Friday we got our chicks in the mail: 25 White Rocks, 5 Ameraucanas, 5 Pekin ducks, 5 Khaki Campbell ducks. We lost one (a Pekin, at twice the price) but the rest seem to be doing fine.
And yesterday we hatched 4 eggs, our first hatch. Daddy is a buff Orpington; moms were black Australorp (2) and apparently another Buff Orpington (2). More to hatch in the next several days, we hope.
Pictures to follow...uploading on a dialup SUCKS.
Weekend on the farm
Saturday, Rusty and I did up 11 chickens. It took most of the day.
I was going to take an "after" photo to go with the "before", but we were wrapping as we went, and there's nothing intrinsically interesting about seeing a bunch of shopping bags. (The roasters were 6 lbs and wouldn't fit whole into gallon freezer bags, so we wrapped with cling wrap and then put into plastic shopping bags.) And as for "during", well, there just isn't anything nice, sweet, and cute about butchering chickens (not even the pretty barn kitties dragging off the heads), and I really didn't want my office firebombed by ELF.
"Gimp" was the first to go. He'd broken a leg early on, and was about half the size of the others (harder to fight his way to the feed). We had to respect his struggle, staying alive against odds while so many more healthy chicks keeled over and died. He got barbecued for dinner Sat. night, and we said grace and thanked him for his sacrifice.
These were our mistakes:
1. Per the book, and as we did last year, we didn't feed them the night before, in order to empy their crops. Unfortunately, that didn't mean they didn't eat. Last year they were in an empty outbuilding room; this year in the chicken tractor. So they ate their fill of grass and got bloated, making things a bit more unpleasant to work with.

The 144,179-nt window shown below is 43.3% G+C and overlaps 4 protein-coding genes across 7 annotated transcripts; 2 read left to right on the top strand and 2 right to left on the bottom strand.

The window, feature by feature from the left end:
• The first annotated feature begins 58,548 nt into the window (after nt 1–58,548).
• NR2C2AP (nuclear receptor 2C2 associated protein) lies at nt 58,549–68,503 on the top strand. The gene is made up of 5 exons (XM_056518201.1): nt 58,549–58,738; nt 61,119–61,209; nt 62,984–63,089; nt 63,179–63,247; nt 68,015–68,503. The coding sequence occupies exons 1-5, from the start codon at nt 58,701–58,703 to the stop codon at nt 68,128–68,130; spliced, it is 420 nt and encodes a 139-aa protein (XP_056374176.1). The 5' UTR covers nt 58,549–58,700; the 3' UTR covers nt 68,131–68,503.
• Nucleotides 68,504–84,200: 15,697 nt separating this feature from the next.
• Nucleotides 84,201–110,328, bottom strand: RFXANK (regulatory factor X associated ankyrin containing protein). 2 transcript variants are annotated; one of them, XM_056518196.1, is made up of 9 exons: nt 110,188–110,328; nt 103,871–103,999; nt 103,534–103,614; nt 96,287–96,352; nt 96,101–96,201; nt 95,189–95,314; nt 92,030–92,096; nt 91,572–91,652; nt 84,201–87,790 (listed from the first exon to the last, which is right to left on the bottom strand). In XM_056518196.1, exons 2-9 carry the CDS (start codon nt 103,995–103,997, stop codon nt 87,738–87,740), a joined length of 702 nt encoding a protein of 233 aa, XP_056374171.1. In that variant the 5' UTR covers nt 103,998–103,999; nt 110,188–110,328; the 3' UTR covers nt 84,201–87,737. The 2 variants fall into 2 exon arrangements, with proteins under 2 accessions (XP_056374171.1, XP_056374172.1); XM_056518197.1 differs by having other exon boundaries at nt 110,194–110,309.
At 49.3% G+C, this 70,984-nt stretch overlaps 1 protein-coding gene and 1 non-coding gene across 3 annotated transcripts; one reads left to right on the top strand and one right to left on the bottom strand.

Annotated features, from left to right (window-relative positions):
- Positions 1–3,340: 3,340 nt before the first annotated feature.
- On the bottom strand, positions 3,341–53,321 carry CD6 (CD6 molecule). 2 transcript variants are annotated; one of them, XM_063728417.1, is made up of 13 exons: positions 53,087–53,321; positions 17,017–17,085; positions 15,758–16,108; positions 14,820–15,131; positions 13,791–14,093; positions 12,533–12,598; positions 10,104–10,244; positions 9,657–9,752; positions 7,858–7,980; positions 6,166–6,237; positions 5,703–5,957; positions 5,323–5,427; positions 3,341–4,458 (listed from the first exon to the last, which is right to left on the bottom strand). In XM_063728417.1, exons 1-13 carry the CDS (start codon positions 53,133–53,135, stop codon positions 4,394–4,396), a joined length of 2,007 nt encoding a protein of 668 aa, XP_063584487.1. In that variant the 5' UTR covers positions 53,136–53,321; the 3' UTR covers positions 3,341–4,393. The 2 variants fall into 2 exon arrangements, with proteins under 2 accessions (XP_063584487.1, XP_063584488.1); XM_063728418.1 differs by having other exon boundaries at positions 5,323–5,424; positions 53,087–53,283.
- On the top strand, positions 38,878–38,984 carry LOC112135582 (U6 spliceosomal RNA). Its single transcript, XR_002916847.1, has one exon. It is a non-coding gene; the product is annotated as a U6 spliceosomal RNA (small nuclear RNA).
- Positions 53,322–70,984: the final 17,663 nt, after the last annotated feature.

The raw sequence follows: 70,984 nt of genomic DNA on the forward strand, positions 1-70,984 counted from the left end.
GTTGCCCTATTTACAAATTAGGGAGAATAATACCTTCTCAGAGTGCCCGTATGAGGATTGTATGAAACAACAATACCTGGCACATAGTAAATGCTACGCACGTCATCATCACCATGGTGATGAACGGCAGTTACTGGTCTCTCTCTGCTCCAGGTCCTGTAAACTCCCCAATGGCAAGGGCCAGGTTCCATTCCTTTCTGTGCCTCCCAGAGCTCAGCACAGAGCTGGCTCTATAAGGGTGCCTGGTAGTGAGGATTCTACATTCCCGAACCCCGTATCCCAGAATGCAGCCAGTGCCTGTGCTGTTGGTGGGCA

2. Last year we were saving feathers, and dry-plucked until it got hard, then hot-water dipped. This year we didn't save feathers, but continued to dry pluck until the last several birds. Dipping from the get-go makes things much faster. We also decided to not save gizzards this year. They're a lot of work to clean for meat that nobody really likes anyway.
3. We've been bleeding them out by holding them by their legs in a 5 gallon bucket. The problem here is that they splatter blood all over their wing feathers, which are hard enough to pull out. Next time, we'll just let them go free to do their final Chicken Dance ("taka taka taka tuh....ta ta ta taaaah ta ta ta"), morbid entertainment though it be.
4. No more Cornish Cross. With the mortality we had, I estimated our meat cost at $1/lb, exclusive of labor. While it's worth paying more for cage-free pastured birds, we lost our shirts. And examination of the entrails was unsettling: large livers, flabby big hearts with fatty deposits all over, tiny gizzards. These were not really healthy birds, and one has to wonder if it's really kind to raise such animals.
Sunday I got the corn and mangels in. For a break, I decided to mow some...and the belt on the mower broke. Fortunately, Windham True Value had one, and I got it on before my wife got home.